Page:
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<   No. 2809   2010-10-05   >

Comic #2809

1 Charity Collector Guy: The principles of zeppelin flight are quite simple, really.
2 Charity Collector Guy: Hydrogen displaces an equal volume of air, but weighs less, so provides buoyancy.
3 Yeti: I know the basics. We use them a lot to travel the world troubleshooting cryptozoological, occult, Fortean, and other anomalies.
4 Steve: Yetis on a Zepi! Crikey!

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Archimedes was a Greek mathematician, physicist, and - in the spirit of the times - pretty much everything else in related fields of scientific inquiry and invention. He lived in the third century BC and was one of the greatest natural philosophers of the classical period.

The best known story about Archimedes is the one concerning King Hiero II of Syracuse, who had ordered a crown made of solid gold from a goldsmith. When the smith delivered the crown, King Hiero suspected that the smith may have adulterated the gold by mixing in some silver, allowing him to pocket the replaced gold for a tidy profit. It was known at the time that silver was less dense than gold - weighing less for a lump of the same size. So the King's suspicions could have been tested by melting down the crown into a regular shape and comparing its weight to the weight of a lump of gold of exactly the same size. However he didn't want to melt down the crown on a suspicion, and its shape was so intricate that making a copy in solid gold of exactly the same size would have been far too difficult. So Hiero called in Archimedes, known as a very clever man, to solve the problem somehow.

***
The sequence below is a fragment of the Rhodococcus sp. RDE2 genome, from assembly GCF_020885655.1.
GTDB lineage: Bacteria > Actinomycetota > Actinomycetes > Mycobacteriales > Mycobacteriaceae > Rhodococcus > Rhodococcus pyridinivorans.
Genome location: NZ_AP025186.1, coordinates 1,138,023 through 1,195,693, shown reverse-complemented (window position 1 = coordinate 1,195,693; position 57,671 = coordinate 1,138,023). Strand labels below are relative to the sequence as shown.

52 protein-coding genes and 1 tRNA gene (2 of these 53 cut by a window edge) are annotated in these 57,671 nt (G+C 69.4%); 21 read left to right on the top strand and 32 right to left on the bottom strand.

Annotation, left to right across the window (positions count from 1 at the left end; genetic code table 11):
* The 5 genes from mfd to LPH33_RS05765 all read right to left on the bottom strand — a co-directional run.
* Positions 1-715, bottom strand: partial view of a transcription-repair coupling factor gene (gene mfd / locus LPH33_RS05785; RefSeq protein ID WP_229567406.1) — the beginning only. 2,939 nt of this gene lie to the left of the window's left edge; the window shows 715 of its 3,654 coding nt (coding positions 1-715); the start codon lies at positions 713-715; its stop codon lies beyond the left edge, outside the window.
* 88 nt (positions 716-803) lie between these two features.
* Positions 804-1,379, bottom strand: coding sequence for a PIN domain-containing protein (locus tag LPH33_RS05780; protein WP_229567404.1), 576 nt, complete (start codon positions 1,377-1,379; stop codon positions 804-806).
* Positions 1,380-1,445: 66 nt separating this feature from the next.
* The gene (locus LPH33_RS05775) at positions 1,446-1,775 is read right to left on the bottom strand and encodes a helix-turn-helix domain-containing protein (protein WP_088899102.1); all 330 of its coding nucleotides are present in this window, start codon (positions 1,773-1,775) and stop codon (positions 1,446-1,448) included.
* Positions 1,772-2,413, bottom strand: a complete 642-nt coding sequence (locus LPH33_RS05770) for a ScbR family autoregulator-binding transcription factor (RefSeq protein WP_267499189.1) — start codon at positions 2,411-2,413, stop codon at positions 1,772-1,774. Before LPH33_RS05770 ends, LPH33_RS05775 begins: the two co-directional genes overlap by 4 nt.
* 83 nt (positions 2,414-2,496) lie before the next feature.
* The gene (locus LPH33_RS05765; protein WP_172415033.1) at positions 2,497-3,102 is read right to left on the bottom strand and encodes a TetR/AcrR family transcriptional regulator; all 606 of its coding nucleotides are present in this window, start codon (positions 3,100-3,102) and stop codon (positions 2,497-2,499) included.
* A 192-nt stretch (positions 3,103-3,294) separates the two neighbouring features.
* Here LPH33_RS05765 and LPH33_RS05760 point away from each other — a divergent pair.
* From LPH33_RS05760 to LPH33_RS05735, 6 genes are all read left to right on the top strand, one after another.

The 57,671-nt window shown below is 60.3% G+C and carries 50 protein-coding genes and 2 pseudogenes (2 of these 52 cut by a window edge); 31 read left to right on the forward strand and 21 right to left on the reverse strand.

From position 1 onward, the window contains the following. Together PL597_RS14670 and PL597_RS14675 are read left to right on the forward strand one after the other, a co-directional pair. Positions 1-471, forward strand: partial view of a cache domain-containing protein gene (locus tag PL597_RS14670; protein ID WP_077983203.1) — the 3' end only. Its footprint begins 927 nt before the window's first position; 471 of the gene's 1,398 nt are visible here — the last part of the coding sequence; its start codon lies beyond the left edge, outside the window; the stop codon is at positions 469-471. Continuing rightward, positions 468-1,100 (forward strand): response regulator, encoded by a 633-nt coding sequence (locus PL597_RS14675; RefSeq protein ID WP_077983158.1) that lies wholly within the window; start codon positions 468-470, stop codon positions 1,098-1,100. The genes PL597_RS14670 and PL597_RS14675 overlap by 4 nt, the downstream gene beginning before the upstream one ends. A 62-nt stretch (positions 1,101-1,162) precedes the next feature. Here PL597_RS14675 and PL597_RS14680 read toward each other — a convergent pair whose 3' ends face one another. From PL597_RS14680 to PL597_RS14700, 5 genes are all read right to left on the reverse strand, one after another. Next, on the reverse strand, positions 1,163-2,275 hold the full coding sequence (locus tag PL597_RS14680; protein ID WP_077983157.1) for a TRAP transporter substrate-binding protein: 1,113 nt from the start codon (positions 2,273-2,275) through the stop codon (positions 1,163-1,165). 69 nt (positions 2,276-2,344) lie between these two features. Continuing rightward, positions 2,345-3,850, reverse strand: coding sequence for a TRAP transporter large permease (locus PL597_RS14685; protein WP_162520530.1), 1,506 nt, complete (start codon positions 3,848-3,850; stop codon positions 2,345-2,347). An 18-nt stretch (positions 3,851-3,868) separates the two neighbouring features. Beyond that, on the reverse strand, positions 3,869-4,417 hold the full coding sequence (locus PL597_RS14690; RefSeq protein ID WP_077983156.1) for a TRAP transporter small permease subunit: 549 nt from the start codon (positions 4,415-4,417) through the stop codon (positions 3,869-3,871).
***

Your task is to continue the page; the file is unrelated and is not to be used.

To cut a long, and apocryphal, story short, Archimedes, in a eureka moment (in fact the ur-eureka-moment), realised while getting into his bath that an object submerged in water causes the water level to rise. His insight was that the amount by which the water level rises is related to the amount - or volume - of the object placed into it. In fact, the volume of water displaced is equal to the volume of the object submerged in it.

As a simple example, imagine filling a bucket with water, right to the top, so no more water can be added without spilling any. Now put a regular shaped block of stone - let's say marble - into the bucket. Obviously some water overflows and spills out of the bucket. But how much, exactly? If you collect the water that spills out, and you pour it into a container of the same length and width of the block of marble, you will find that the depth of spilled water in this container is exactly equal to the height of the block of marble. In other words, the volume of the water spilled from the bucket is the same as the volume of the block of stone placed into the bucket.

This is all very well, but it only applies to objects heavy enough, or rather dense enough, to sink in water. What happens if you remove the marble block, refill the bucket, and put a block of wood in instead? Well firstly the wood floats (unless it happens to be lignum vitae, or one of a handful of other incredibly dense woods that actually sink in water). Now if an object is floating in water, it's clearly not displacing its entire volume of water, since you can push it further under and it will spill more water. How much water does it displace?

If you repeat the above measurement for the spilled water, putting it into a container the length and width of the block of wood, you indeed find it doesn't match the height of the block of wood. As you may expect, the height of the water displaced (when in this container matching the wood's dimensions) is equal to the depth to which the bottom of the block of wood sinks into the water, which, since it's floating, is less than its full height. So the volume of water displaced is clearly not equal to the volume of the entire block of wood.